Heading into the second quarter, analysts expected that ConocoPhillips (NYSE: COP) would report another adjusted loss, with the consensus that it would repeat its first-quarter showing and lose $0.02 per share. However, the company surprised everyone by delivering an adjusted profit of $178 million, or $0.14 per share. Five factors drove that result, led by its ability to squeeze out more costs.
Despite that strong showing, analysts expect earnings to head backward in the third quarter, with the consensus that the oil giant will earn $0.06 per share when it reports later this week. Driving the downbeat view is that oil was weaker this quarter and that production could be under pressure due to the timing of asset sales and other issues. But investors have a couple of reasons to be optimistic that the company could beat expectations once again.
The early glimpse looked fine
ConocoPhillips has already provided a clue that there shouldn't be any downside surprises by preannouncing its expectation that third-quarter production would be within its guidance range. In mid-September, ConocoPhillips stated that output in the Eagle Ford shale had returned to pre-Hurricane Harvey levels and that the storm had a negligible impact on operations in the quarter. Likewise, the company said that the timing of the sale of its San Juan, Barnett, and Panhandle assets didn't detract from its production expectations. As a result, it reaffirmed that oil and gas output would be within its previous guidance range of 1.17 million to 1.21 million barrels of oil equivalent per day (BOE/D) during the quarter.
Because production seems to have hit the mark, the factor that could have the biggest impact on earnings is costs. However, ConocoPhillips has done an exceptional job keeping a lid on expenses over the past few years. Furthermore, one of the company's primary aims this year is reducing interest expenses. Last quarter, it paid off $3 billion in debt after it closed a megadeal with Cenovus Energy (NYSE: CVE) and received the proceeds. In that transaction, Cenovus handed over $10.3 billion in cash for full control of the two companies' oil sands joint venture, as well as some other assets in Canada. ConocoPhillips planned to use another portion of that cash infusion to retire an additional $2.4 billion of debt during the third quarter. These debt reductions, when combined with the fact that the company jettisoned several lower-margin assets during the quarter, could provide some unexpected upside to its financial results.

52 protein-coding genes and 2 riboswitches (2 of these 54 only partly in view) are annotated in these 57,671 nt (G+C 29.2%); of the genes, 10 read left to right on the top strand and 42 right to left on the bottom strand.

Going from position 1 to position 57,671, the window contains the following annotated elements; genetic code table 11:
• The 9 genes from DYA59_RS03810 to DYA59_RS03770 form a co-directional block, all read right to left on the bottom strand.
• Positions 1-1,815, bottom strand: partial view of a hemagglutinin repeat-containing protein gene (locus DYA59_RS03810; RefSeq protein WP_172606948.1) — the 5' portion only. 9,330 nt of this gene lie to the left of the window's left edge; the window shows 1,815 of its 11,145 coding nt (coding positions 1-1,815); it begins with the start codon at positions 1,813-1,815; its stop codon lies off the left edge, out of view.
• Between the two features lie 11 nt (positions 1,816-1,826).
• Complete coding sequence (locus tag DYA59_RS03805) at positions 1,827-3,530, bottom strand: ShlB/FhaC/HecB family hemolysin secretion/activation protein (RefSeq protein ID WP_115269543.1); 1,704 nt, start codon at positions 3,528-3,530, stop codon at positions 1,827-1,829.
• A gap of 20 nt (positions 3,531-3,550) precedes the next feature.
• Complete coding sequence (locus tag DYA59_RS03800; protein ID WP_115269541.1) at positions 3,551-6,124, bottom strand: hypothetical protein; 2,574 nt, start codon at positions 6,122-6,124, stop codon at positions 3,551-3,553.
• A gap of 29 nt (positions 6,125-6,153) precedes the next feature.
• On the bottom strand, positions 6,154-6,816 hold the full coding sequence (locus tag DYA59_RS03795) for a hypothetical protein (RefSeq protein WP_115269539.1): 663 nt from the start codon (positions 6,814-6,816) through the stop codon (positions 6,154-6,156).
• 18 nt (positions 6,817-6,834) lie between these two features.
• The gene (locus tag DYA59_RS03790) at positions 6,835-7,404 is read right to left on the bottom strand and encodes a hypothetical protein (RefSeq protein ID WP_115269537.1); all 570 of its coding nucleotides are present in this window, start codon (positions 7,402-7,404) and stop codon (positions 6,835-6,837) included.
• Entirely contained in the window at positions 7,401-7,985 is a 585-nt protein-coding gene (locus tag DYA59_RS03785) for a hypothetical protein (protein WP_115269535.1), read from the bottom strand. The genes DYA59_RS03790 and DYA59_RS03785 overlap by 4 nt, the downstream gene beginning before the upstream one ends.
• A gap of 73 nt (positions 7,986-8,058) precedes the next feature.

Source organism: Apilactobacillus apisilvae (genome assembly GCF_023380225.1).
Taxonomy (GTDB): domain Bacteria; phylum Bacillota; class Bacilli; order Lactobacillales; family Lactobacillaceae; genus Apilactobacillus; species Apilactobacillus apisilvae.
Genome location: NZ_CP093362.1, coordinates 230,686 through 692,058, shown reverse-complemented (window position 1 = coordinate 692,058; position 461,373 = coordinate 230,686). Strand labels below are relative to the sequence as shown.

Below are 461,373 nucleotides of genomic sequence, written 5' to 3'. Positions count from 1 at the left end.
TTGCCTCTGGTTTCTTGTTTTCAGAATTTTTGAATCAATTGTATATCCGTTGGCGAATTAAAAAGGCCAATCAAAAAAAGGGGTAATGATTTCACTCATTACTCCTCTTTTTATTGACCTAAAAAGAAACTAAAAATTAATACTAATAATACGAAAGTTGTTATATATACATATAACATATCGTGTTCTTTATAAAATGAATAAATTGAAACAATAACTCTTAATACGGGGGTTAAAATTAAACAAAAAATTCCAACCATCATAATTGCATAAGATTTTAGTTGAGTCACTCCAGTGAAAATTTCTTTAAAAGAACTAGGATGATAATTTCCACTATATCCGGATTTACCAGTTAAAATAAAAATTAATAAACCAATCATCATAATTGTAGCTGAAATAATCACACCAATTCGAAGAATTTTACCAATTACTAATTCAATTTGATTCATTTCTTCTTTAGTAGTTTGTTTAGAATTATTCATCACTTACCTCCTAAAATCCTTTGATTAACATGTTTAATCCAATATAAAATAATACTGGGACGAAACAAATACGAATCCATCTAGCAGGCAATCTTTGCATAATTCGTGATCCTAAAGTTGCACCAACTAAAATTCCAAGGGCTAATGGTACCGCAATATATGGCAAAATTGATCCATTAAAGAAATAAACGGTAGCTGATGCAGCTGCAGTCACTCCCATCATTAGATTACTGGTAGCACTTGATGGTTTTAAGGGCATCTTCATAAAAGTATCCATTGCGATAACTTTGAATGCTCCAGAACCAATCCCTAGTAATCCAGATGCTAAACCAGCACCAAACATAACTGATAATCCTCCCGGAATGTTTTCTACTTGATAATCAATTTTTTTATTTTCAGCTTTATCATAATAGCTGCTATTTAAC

The secret sauce for another upside surprise
Another potential fuel for an upside surprise this quarter is ConocoPhillips' share repurchase program. The oil giant bought back $1 billion in shares last quarter thanks to the money from Cenovus and plans to repurchase another $2 billion in stock by year-end.
The initial buyback had a minor impact on shares outstanding last quarter due to its late-quarter timing. However, it's worth noting that the company bought back 2% of its total shares during the quarter, which would have added $0.01 per share to the bottom line if it had completed the repurchase earlier in the quarter. A front-end-weighted buyback could provide an unexpected lift to its per-share results in the third quarter.
In addition to the incremental earnings potential, the buyback could provide a meaningful boost to production on a per-share basis. According to the company's forecast, asset-sale-adjusted output will rise 3% this year. However, the buyback has the potential to drive production up 8% on a per-share basis, depending on the purchase price.
That ability to provide investors with incidental growth without flooding the market with more unwanted oil is leading other oil companies to announce buybacks. Last month Anadarko Petroleum (NYSE: APC) joined the buyback brigade when it unveiled a $2.5 billion repurchase plan. Anadarko's CEO Al Walker said that the buyback was "a very attractive use" of its cash position, because it would be highly accretive to production and earnings per share. At the time of the announcement, Anadarko's buyback positioned the company to improve both numbers by 10% if it completed the entire repurchase program at around the then-current stock price. Given the size of ConocoPhillips' repurchase plan, it could deliver a similar boost to those metrics in the next year.
Don't expect a gusher but it should still be pretty good
Despite the impact from Hurricane Harvey and several asset sales, it looks like ConocoPhillips' production will be right on target this quarter. The company stands an excellent chance of beating expectations if it can keep driving down costs and make a meaningful dent in its share count via the repurchase program. That said, even if the company comes up short, it's still heading in the right direction: It has slimmed down to a stronger core, which should enable it to thrive in the current low-oil-price environment.
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